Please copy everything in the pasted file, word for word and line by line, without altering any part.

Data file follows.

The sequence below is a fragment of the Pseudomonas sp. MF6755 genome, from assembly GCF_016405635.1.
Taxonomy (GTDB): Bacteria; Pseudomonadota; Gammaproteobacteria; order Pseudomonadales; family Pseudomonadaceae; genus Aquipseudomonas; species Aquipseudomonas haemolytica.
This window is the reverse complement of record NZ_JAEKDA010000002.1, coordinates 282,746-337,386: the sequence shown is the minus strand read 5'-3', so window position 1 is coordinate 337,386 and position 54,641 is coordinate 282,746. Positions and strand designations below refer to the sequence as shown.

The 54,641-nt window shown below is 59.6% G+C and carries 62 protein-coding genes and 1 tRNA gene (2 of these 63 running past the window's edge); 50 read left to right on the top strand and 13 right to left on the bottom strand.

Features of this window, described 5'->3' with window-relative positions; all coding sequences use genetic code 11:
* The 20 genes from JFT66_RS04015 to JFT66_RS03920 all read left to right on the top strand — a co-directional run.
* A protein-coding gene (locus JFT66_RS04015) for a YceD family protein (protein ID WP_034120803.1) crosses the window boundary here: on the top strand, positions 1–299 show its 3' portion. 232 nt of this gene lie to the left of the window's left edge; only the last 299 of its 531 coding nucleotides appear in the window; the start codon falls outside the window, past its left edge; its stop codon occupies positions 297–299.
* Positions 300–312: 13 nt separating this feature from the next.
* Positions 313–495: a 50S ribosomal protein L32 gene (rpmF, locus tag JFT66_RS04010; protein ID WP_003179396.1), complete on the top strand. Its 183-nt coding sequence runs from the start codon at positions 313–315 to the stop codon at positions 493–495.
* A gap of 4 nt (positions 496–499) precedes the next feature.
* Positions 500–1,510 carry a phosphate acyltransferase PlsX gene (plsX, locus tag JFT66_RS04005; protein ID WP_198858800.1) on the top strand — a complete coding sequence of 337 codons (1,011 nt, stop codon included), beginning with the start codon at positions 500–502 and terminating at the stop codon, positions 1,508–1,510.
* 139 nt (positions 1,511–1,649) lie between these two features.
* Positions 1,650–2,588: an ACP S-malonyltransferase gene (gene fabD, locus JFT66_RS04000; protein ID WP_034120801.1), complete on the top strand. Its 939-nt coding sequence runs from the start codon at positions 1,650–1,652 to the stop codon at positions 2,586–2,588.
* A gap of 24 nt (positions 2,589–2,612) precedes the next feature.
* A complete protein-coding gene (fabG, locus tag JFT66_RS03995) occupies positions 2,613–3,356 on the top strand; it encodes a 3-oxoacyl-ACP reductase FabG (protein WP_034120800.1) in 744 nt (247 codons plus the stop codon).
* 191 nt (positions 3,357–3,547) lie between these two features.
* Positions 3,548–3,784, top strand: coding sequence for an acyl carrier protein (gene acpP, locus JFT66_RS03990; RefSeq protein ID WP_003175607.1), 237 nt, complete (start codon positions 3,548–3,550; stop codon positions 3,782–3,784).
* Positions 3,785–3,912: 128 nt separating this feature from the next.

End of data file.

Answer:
The sequence below is a fragment of the Pseudomonas sp. MF6755 genome, from assembly GCF_016405635.1.
Taxonomy (GTDB): Bacteria; Pseudomonadota; Gammaproteobacteria; order Pseudomonadales; family Pseudomonadaceae; genus Aquipseudomonas; species Aquipseudomonas haemolytica.
This window is the reverse complement of record NZ_JAEKDA010000002.1, coordinates 282,746-337,386: the sequence shown is the minus strand read 5'-3', so window position 1 is coordinate 337,386 and position 54,641 is coordinate 282,746. Positions and strand designations below refer to the sequence as shown.

The 54,641-nt window shown below is 59.6% G+C and carries 62 protein-coding genes and 1 tRNA gene (2 of these 63 running past the window's edge); 50 read left to right on the top strand and 13 right to left on the bottom strand.

Features of this window, described 5'->3' with window-relative positions; all coding sequences use genetic code 11:
* The 20 genes from JFT66_RS04015 to JFT66_RS03920 all read left to right on the top strand — a co-directional run.
* A protein-coding gene (locus JFT66_RS04015) for a YceD family protein (protein ID WP_034120803.1) crosses the window boundary here: on the top strand, positions 1–299 show its 3' portion. 232 nt of this gene lie to the left of the window's left edge; only the last 299 of its 531 coding nucleotides appear in the window; the start codon falls outside the window, past its left edge; its stop codon occupies positions 297–299.
* Positions 300–312: 13 nt separating this feature from the next.
* Positions 313–495: a 50S ribosomal protein L32 gene (rpmF, locus tag JFT66_RS04010; protein ID WP_003179396.1), complete on the top strand. Its 183-nt coding sequence runs from the start codon at positions 313–315 to the stop codon at positions 493–495.
* A gap of 4 nt (positions 496–499) precedes the next feature.
* Positions 500–1,510 carry a phosphate acyltransferase PlsX gene (plsX, locus tag JFT66_RS04005; protein ID WP_198858800.1) on the top strand — a complete coding sequence of 337 codons (1,011 nt, stop codon included), beginning with the start codon at positions 500–502 and terminating at the stop codon, positions 1,508–1,510.
* 139 nt (positions 1,511–1,649) lie between these two features.
* Positions 1,650–2,588: an ACP S-malonyltransferase gene (gene fabD, locus JFT66_RS04000; protein ID WP_034120801.1), complete on the top strand. Its 939-nt coding sequence runs from the start codon at positions 1,650–1,652 to the stop codon at positions 2,586–2,588.
* A gap of 24 nt (positions 2,589–2,612) precedes the next feature.
* A complete protein-coding gene (fabG, locus tag JFT66_RS03995) occupies positions 2,613–3,356 on the top strand; it encodes a 3-oxoacyl-ACP reductase FabG (protein WP_034120800.1) in 744 nt (247 codons plus the stop codon).
* 191 nt (positions 3,357–3,547) lie between these two features.
* Positions 3,548–3,784, top strand: coding sequence for an acyl carrier protein (gene acpP, locus JFT66_RS03990; RefSeq protein ID WP_003175607.1), 237 nt, complete (start codon positions 3,548–3,550; stop codon positions 3,782–3,784).
* Positions 3,785–3,912: 128 nt separating this feature from the next.